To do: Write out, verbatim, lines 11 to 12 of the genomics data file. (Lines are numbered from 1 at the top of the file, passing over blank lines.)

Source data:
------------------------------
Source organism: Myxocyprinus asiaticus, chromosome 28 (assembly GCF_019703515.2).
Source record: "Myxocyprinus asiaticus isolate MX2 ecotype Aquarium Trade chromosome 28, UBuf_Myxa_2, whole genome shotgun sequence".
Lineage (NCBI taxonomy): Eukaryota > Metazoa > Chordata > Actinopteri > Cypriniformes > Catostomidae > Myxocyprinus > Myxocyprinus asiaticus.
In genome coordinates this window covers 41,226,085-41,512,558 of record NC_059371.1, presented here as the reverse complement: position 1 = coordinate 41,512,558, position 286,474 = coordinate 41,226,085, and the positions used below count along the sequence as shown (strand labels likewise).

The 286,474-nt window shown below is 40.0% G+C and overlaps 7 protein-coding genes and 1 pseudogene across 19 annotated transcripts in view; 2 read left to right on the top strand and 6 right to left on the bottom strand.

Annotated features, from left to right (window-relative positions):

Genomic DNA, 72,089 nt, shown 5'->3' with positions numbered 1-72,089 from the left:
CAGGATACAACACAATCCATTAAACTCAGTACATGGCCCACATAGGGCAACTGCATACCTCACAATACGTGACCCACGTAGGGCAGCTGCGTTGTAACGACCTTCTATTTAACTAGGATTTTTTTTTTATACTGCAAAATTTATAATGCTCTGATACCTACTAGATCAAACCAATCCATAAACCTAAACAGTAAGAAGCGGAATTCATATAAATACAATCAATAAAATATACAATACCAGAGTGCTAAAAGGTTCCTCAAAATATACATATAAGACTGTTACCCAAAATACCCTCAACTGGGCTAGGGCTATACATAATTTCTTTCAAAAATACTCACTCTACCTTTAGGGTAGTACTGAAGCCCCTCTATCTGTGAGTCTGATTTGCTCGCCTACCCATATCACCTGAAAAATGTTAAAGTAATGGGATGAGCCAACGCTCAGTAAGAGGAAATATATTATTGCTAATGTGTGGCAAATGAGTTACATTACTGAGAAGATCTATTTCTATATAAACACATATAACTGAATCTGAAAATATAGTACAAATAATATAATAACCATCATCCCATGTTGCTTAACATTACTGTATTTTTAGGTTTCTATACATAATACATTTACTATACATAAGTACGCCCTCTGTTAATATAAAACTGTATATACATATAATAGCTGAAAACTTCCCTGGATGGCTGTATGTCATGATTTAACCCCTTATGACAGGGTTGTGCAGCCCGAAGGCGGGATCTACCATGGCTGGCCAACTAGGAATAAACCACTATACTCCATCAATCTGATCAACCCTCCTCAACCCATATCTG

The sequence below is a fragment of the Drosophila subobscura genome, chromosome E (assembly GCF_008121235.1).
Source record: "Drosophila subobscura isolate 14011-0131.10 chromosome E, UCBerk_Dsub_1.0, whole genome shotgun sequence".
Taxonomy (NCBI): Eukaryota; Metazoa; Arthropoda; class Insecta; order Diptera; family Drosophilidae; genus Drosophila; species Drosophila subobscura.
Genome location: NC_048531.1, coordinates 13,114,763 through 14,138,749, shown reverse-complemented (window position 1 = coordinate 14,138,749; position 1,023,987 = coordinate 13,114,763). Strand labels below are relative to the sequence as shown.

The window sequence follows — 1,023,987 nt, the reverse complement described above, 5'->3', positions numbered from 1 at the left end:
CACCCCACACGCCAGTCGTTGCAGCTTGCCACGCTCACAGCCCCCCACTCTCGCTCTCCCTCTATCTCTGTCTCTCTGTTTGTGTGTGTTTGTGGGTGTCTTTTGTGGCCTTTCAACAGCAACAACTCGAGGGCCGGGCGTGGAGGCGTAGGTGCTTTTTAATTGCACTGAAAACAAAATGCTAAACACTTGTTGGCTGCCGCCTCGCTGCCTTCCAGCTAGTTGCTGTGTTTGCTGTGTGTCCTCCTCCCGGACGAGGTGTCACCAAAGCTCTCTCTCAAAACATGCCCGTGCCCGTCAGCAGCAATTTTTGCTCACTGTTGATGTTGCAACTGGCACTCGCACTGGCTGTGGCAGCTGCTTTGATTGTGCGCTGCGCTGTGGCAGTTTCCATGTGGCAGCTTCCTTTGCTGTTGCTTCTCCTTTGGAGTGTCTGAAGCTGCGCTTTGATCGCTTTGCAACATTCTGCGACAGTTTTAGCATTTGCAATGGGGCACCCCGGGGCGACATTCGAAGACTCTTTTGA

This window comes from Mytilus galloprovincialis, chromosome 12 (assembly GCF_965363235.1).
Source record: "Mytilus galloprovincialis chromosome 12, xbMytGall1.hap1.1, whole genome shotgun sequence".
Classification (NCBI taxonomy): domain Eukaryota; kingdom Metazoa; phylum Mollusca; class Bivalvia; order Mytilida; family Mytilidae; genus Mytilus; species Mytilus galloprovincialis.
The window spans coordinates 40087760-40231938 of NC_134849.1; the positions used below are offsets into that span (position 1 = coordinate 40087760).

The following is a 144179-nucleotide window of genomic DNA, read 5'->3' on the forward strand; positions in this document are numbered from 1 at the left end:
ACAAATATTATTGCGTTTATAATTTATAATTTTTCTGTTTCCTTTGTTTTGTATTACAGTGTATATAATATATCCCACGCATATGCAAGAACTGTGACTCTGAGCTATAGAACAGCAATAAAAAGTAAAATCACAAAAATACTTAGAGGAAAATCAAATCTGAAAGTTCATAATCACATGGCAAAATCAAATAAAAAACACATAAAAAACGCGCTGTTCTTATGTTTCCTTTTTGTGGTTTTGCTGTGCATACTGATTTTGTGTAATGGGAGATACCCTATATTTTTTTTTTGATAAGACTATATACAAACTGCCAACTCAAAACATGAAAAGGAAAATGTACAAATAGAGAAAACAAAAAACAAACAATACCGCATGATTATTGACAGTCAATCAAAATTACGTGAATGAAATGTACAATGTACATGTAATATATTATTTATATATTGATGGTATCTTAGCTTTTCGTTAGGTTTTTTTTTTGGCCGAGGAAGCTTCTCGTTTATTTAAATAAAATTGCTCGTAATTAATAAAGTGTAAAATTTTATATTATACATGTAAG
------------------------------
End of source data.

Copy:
Taxonomy (NCBI): Eukaryota; Metazoa; Arthropoda; class Insecta; order Diptera; family Drosophilidae; genus Drosophila; species Drosophila subobscura.
Genome location: NC_048531.1, coordinates 13,114,763 through 14,138,749, shown reverse-complemented (window position 1 = coordinate 14,138,749; position 1,023,987 = coordinate 13,114,763). Strand labels below are relative to the sequence as shown.